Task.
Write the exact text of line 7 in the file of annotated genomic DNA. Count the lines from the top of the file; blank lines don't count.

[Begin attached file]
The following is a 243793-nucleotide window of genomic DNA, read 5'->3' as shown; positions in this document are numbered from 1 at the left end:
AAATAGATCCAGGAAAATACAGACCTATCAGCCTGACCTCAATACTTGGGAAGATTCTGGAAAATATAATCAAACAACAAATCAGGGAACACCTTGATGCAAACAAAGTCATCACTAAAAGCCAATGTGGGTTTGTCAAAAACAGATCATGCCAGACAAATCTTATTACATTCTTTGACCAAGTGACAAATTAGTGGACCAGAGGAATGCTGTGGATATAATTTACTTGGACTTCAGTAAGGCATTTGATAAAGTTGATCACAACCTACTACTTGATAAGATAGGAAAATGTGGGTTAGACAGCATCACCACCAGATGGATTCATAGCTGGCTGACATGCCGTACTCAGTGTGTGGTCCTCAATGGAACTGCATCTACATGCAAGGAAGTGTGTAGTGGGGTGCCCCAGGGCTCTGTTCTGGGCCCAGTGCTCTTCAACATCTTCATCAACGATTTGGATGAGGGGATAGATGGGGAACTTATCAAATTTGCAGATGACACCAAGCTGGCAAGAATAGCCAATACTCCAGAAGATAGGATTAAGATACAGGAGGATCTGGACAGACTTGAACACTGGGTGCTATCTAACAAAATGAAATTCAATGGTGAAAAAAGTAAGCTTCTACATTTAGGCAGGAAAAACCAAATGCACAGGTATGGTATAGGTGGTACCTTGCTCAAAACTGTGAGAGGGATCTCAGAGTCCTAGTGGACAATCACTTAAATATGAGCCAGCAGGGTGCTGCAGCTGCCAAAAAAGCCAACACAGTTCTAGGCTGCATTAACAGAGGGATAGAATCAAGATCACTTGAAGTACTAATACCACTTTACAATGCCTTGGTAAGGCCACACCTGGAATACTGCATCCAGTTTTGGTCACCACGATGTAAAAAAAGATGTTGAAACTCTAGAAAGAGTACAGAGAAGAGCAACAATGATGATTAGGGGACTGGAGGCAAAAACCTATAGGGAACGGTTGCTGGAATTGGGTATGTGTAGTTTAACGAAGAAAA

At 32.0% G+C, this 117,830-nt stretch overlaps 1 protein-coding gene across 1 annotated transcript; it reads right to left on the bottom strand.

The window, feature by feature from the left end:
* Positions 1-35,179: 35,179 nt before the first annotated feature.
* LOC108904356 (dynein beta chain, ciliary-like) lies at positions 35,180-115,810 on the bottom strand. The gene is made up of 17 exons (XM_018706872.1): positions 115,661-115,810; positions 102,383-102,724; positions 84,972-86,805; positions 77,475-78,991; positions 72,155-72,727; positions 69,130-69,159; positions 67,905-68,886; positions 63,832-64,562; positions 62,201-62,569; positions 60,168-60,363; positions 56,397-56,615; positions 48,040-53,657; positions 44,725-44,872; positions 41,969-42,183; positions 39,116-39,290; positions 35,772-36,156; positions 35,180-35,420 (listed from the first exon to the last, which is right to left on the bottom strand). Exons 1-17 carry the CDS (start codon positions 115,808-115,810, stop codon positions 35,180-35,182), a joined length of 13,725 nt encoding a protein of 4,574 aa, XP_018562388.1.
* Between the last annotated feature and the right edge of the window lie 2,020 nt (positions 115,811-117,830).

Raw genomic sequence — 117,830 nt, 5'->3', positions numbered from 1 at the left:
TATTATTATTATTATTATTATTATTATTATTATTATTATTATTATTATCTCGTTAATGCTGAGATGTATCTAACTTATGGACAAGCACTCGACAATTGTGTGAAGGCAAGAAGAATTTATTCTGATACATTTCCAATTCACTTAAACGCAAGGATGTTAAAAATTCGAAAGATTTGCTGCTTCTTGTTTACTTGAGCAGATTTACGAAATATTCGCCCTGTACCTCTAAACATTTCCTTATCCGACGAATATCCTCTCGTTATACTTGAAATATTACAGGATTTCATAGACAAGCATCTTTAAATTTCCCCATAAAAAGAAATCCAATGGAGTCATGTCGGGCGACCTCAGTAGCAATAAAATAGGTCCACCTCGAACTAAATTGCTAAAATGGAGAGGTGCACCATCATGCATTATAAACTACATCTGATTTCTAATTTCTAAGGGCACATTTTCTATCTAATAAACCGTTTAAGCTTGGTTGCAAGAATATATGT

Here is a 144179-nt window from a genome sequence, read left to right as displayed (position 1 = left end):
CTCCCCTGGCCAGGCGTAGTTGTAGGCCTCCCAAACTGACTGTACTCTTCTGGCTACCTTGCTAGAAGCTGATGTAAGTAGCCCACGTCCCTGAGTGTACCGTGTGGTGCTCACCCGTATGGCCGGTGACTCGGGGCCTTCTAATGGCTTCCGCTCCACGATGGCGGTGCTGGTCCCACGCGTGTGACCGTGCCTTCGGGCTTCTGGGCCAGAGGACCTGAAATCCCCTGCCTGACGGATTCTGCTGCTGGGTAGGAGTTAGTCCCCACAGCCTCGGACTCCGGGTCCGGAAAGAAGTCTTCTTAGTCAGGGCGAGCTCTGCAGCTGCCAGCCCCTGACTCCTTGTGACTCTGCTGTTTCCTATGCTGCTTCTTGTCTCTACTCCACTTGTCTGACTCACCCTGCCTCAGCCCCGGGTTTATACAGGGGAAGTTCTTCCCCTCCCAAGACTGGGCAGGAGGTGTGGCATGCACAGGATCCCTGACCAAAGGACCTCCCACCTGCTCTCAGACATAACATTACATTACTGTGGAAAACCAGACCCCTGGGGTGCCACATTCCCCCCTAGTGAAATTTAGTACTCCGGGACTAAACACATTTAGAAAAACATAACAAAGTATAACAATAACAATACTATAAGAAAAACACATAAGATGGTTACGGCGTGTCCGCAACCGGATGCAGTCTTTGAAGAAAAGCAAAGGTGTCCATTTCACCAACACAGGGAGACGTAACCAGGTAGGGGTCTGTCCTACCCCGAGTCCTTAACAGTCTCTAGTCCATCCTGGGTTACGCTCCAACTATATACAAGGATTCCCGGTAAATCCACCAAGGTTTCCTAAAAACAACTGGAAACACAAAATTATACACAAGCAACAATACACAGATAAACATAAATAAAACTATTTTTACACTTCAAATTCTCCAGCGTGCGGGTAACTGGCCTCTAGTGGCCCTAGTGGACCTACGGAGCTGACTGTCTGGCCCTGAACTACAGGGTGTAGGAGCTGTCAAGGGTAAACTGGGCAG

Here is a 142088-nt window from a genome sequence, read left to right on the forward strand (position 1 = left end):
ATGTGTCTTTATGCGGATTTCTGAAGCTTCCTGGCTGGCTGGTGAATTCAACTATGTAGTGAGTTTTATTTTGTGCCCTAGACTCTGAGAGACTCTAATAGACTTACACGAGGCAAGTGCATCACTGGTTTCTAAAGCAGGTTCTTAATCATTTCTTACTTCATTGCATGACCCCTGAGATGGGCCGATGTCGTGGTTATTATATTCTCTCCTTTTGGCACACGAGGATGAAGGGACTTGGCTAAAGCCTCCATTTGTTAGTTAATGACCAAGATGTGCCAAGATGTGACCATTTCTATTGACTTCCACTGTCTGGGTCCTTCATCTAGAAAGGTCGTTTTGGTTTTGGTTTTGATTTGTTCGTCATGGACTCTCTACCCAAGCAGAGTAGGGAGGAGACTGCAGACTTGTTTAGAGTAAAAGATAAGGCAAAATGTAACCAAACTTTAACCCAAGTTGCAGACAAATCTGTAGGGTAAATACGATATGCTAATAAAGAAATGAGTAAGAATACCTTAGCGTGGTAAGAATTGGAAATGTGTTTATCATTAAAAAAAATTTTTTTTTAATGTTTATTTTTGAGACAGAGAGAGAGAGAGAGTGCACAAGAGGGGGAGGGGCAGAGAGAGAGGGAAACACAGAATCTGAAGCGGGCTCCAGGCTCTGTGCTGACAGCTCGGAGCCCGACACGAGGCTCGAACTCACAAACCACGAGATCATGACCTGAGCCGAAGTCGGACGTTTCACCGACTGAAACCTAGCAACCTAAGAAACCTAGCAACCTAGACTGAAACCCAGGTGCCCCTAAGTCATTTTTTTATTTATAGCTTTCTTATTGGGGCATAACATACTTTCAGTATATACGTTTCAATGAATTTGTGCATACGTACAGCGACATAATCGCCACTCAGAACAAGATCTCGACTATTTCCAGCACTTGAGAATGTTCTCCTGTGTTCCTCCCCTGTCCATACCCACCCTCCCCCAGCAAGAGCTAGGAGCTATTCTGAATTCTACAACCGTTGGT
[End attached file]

* Between the last annotated feature and the right edge of the window lie 2,020 nt (positions 115,811-117,830).